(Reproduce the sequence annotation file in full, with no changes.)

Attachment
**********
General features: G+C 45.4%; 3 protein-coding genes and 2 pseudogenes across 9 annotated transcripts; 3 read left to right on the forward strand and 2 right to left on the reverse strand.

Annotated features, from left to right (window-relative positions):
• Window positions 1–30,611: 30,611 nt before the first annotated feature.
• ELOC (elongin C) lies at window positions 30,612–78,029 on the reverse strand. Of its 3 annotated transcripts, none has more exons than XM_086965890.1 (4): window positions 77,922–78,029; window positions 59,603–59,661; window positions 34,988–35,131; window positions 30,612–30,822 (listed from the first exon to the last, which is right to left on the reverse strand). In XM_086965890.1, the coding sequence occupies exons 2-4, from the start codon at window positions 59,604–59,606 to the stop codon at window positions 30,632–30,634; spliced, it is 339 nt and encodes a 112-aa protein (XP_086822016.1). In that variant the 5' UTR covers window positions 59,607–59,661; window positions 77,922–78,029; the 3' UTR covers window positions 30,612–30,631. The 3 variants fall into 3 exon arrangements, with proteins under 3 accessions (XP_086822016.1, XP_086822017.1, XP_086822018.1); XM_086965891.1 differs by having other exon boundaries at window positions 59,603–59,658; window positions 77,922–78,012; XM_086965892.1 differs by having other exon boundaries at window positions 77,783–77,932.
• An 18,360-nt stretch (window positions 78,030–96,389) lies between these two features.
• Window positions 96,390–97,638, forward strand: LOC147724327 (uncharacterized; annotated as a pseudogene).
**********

General features: G+C 45.4%; 3 protein-coding genes and 2 pseudogenes across 9 annotated transcripts; 3 read left to right on the forward strand and 2 right to left on the reverse strand.

Annotated features, from left to right (window-relative positions):
• Window positions 1–30,611: 30,611 nt before the first annotated feature.
• ELOC (elongin C) lies at window positions 30,612–78,029 on the reverse strand. Of its 3 annotated transcripts, none has more exons than XM_086965890.1 (4): window positions 77,922–78,029; window positions 59,603–59,661; window positions 34,988–35,131; window positions 30,612–30,822 (listed from the first exon to the last, which is right to left on the reverse strand). In XM_086965890.1, the coding sequence occupies exons 2-4, from the start codon at window positions 59,604–59,606 to the stop codon at window positions 30,632–30,634; spliced, it is 339 nt and encodes a 112-aa protein (XP_086822016.1). In that variant the 5' UTR covers window positions 59,607–59,661; window positions 77,922–78,029; the 3' UTR covers window positions 30,612–30,631. The 3 variants fall into 3 exon arrangements, with proteins under 3 accessions (XP_086822016.1, XP_086822017.1, XP_086822018.1); XM_086965891.1 differs by having other exon boundaries at window positions 59,603–59,658; window positions 77,922–78,012; XM_086965892.1 differs by having other exon boundaries at window positions 77,783–77,932.
• An 18,360-nt stretch (window positions 78,030–96,389) lies between these two features.
• Window positions 96,390–97,638, forward strand: LOC147724327 (uncharacterized; annotated as a pseudogene).